How to Design Your PCBs for the IPC-6012DA Automotive Standard

December 5, 2018 , in Blog

In 1769, a French Army Captain, Nicolas-Joseph Cugnot, built the first self-propelled or automotive vehicle. Like many technological advances, his invention had a short-sighted military objective: to carry cannons, which was formerly done by horse-drawn vehicles. Fortunately, this humble start led to the assembly line and mass production of automobiles. The continued growth of the automobile industry has been made possible by the effective use of machines, which as Henry Ford said, “were devised not to do a man’s job, but to take the heavy labor from a man’s back and place it on the broad back of the machine.” Today, we have autonomous robots building automobiles, including electric and autonomous vehicles, EVs and AVs, respectively.

Robotic automobile assembly line

Unfortunately, advancements in roadway construction have not kept pace with the vehicles that traverse them. Streets and roads range from dirt and gravel to concrete and even steel. It is too common for roadways to contain potholes or be in disrepair. These conditions, along with the normal vibrations and high temperatures in which automotive electronics must operate, require that devices and PCBs be designed and manufactured to meet stricter requirements than other commercial systems. The standard that most explicitly addresses these concerns is IPC-6012DA, Automotive Applications Addendum to IPC-6012D Qualification and Performance Specification for Rigid Printed Boards.

Let’s take a look at this circuit board regulation that specifically focuses on PCBs for automotive applications. We will then be better able to specify a few tips to ensure your design is in compliance with its requirements.

What is the IPC-6012DA Standard?

Prior to defining IPC-6012DA, it is informative to discuss the base standard, IPC-6012, Qualification and Performance Specification for Rigid Printed Boards. Founded in 1957 as the Institute for Printed Circuits by six circuit board manufacturers, the organization has grown into a 4,000 plus member association of designers, manufacturers and users of PCBs. Recently adopting the name IPC - Association Connecting Electronics Industries, the association produces industry standards for the design, materials, manufacture and testing of PCBs. IPC-6012, which specifies quality standards for rigid PCBs, was originally published in July 1976. Although other documents deal specifically with an aspect of PCB quality, such as IPC-SM-840 for Solder Mask, IPC-6012 provides quality standards for various performance classes of boards. This standard has been revised several times, as shown below.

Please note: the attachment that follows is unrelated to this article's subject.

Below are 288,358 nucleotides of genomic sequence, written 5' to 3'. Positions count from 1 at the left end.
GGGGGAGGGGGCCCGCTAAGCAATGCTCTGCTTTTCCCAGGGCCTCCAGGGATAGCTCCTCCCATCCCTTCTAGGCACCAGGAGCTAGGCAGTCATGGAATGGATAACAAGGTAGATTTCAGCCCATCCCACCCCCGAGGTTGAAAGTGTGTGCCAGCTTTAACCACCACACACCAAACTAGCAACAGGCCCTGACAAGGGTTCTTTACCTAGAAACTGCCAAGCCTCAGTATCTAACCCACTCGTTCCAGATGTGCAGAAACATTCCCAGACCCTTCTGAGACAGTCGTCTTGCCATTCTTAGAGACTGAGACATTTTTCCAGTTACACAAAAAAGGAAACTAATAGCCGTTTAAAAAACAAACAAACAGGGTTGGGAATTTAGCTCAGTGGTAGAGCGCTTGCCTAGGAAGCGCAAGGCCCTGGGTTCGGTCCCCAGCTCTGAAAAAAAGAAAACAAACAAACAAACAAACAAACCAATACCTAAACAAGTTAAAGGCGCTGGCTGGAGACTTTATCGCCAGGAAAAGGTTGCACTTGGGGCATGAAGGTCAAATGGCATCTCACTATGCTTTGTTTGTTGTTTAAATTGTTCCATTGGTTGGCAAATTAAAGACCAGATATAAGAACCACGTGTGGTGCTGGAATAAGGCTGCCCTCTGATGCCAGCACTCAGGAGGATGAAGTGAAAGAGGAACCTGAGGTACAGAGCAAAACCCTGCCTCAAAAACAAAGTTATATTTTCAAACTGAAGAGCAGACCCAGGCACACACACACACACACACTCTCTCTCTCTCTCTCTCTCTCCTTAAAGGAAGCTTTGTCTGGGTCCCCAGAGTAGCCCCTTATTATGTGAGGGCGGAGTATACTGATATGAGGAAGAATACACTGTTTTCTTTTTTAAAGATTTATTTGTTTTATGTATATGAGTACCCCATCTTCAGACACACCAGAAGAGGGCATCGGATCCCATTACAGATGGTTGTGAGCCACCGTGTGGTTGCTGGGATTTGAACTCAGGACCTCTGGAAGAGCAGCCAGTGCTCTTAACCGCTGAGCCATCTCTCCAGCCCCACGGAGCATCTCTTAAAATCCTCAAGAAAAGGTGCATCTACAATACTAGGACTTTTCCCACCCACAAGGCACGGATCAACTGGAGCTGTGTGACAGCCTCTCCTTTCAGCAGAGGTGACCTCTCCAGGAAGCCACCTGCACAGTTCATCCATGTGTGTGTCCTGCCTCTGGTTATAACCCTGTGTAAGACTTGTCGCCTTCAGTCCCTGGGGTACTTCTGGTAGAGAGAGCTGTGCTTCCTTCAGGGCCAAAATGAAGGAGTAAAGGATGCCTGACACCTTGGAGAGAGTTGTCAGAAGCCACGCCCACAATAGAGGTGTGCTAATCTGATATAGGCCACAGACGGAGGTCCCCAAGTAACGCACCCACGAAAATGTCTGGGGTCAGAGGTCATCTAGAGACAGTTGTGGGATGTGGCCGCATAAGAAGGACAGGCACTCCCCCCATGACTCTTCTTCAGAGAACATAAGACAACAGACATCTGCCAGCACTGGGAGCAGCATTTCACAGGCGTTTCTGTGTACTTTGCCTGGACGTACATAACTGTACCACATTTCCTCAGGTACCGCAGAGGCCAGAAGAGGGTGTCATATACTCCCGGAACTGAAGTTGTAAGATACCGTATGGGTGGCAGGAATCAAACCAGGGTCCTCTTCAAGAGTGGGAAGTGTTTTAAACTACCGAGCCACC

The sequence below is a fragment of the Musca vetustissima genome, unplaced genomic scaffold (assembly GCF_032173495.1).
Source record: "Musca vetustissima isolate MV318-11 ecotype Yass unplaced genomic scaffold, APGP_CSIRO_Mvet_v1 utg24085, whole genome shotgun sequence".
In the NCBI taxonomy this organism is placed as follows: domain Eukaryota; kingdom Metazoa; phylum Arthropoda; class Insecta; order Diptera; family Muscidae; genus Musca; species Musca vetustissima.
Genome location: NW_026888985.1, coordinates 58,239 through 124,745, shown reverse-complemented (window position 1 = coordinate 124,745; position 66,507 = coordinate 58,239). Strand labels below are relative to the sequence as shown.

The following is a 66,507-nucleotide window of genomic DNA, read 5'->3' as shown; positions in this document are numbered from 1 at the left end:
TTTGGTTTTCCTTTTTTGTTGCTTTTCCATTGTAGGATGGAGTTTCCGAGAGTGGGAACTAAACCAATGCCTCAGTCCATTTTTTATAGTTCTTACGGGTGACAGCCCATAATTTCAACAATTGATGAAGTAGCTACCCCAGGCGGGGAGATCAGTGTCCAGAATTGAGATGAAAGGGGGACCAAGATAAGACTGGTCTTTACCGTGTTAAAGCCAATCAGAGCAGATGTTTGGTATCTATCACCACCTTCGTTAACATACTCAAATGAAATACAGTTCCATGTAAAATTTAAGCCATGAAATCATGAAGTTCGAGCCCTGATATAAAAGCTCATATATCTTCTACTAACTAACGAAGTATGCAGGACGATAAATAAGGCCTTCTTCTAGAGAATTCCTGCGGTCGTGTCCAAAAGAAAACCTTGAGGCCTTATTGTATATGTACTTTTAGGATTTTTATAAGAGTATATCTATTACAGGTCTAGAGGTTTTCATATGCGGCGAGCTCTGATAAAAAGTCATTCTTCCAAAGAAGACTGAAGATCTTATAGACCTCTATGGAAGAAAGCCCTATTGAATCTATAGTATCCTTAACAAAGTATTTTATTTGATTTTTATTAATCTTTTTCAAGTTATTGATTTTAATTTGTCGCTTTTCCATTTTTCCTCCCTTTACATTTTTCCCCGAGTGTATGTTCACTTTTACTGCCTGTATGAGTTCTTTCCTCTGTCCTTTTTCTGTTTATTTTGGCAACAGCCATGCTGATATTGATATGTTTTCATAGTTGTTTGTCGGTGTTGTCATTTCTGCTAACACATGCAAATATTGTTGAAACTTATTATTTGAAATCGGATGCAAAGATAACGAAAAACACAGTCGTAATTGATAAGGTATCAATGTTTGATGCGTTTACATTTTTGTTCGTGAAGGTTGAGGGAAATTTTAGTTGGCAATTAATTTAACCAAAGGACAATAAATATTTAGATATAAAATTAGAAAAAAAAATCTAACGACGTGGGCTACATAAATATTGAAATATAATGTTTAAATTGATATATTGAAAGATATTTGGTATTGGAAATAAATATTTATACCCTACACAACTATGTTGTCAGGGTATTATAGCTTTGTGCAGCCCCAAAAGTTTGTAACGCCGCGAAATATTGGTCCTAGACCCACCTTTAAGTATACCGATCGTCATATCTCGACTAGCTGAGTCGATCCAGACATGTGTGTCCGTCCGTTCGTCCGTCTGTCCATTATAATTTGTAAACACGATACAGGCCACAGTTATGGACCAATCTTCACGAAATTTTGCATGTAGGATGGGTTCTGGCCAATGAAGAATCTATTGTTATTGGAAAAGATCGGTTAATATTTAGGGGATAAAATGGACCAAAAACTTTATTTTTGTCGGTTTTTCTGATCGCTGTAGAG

The IPC-6012 Standard Revisions

  • IPC-6012A   Published October 1999

 Amendment 1 added July 2000

  • IPC-6012B   Published August 2004

 Amendment 1 added February 2007

 Amendment 2 added March 2008

  • IPC-6012C   Published April 2010
  • IPC-6012D   Published September 2015

 Amendment 1 added October 2017

Why the IPC-6012DA Standard?

In most cases, the specifications and guidelines presented in IPC standards apply to circuit boards across virtually all industries. According to the standard, the IPC-6012DA addendum to IPC-6012D, which was published in May 2016, was developed to “ensure the reliability of printed boards that must survive the vibration and thermal cycling environments of electronic interconnects within the automotive industry.” The adoption of these standards provides developers with the confidence and assurance that their design and the manufacturing processes of their contract manufacturer (CM) will result in electronics and PCBs that can reliably operate in the unique and challenging automotive environment.

IPC-6012DA provides guidance and requirements that specifically target the following circuit board fabrication and PCB assembly steps:

IPC-6012DA IMPACT ON PCB FABRICATION AND ASSEMBLY

IPC-6012D

Section

IPC-6012DA Description